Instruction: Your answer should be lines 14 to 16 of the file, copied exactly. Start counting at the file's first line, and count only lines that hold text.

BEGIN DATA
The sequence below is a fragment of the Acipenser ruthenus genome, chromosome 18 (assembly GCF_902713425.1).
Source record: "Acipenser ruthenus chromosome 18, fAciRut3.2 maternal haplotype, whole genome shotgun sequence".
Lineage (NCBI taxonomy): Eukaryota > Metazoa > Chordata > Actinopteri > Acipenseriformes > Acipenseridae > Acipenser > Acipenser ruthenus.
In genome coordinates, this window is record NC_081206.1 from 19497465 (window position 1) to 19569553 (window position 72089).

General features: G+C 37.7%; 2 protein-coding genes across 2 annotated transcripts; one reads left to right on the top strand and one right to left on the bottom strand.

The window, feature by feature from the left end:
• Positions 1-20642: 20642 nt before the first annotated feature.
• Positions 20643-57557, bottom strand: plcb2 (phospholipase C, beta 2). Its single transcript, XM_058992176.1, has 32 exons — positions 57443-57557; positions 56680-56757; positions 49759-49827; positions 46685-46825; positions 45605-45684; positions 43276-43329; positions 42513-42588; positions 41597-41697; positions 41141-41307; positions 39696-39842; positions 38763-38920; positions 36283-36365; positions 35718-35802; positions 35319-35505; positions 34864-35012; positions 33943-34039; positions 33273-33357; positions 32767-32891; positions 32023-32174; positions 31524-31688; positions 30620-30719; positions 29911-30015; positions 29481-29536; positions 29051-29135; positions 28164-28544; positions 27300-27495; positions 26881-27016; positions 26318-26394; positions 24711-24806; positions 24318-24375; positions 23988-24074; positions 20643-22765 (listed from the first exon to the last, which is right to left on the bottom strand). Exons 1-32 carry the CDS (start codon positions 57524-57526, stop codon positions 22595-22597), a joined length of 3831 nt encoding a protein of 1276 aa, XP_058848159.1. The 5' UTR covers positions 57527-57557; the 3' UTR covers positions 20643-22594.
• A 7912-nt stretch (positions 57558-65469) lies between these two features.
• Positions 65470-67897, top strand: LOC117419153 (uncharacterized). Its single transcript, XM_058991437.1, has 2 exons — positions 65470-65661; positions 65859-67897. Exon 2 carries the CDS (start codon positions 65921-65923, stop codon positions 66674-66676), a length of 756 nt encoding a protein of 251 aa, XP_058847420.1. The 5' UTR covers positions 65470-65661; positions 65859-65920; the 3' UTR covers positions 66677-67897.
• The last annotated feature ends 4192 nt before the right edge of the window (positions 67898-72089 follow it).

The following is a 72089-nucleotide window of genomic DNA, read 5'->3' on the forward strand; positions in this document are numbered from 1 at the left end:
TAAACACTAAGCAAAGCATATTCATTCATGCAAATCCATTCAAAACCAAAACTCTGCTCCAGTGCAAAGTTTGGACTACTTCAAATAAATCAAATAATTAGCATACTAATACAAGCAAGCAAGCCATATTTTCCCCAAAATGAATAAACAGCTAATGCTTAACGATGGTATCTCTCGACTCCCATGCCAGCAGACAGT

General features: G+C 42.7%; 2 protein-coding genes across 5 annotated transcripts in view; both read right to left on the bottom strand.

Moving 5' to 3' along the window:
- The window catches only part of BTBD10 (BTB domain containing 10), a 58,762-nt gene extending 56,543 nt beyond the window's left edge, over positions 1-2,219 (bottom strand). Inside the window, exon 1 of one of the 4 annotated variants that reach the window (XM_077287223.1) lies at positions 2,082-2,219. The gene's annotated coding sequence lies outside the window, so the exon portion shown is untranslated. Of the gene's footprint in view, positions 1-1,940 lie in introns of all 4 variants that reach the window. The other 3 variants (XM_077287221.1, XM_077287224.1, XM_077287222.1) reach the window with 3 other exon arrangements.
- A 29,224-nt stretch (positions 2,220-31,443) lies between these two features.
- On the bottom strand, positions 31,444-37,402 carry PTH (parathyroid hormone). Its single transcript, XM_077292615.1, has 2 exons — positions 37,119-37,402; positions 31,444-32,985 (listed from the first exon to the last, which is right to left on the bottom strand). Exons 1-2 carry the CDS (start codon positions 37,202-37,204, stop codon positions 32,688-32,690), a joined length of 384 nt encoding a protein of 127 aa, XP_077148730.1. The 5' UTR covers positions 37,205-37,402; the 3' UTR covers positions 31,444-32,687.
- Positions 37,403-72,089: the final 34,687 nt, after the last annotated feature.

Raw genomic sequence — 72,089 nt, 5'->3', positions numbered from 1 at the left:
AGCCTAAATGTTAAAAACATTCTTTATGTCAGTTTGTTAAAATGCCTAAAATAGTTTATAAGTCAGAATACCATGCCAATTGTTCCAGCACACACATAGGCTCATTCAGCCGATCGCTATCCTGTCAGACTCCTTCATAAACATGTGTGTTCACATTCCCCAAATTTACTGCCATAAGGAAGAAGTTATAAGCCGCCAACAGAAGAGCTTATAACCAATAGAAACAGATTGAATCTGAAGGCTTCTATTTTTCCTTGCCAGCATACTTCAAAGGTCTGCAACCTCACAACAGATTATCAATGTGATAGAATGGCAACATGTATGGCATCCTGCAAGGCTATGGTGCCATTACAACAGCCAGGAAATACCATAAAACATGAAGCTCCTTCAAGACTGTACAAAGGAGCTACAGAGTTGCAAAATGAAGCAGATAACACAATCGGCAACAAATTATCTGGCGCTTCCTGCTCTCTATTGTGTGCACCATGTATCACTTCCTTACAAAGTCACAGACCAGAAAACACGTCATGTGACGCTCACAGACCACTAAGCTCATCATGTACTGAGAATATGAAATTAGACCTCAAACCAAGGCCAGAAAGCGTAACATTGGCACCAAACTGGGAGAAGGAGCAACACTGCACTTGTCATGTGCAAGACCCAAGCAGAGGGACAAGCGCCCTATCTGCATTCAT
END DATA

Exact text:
General features: G+C 42.7%; 2 protein-coding genes across 5 annotated transcripts in view; both read right to left on the bottom strand.

Moving 5' to 3' along the window:
- The window catches only part of BTBD10 (BTB domain containing 10), a 58,762-nt gene extending 56,543 nt beyond the window's left edge, over positions 1-2,219 (bottom strand). Inside the window, exon 1 of one of the 4 annotated variants that reach the window (XM_077287223.1) lies at positions 2,082-2,219. The gene's annotated coding sequence lies outside the window, so the exon portion shown is untranslated. Of the gene's footprint in view, positions 1-1,940 lie in introns of all 4 variants that reach the window. The other 3 variants (XM_077287221.1, XM_077287224.1, XM_077287222.1) reach the window with 3 other exon arrangements.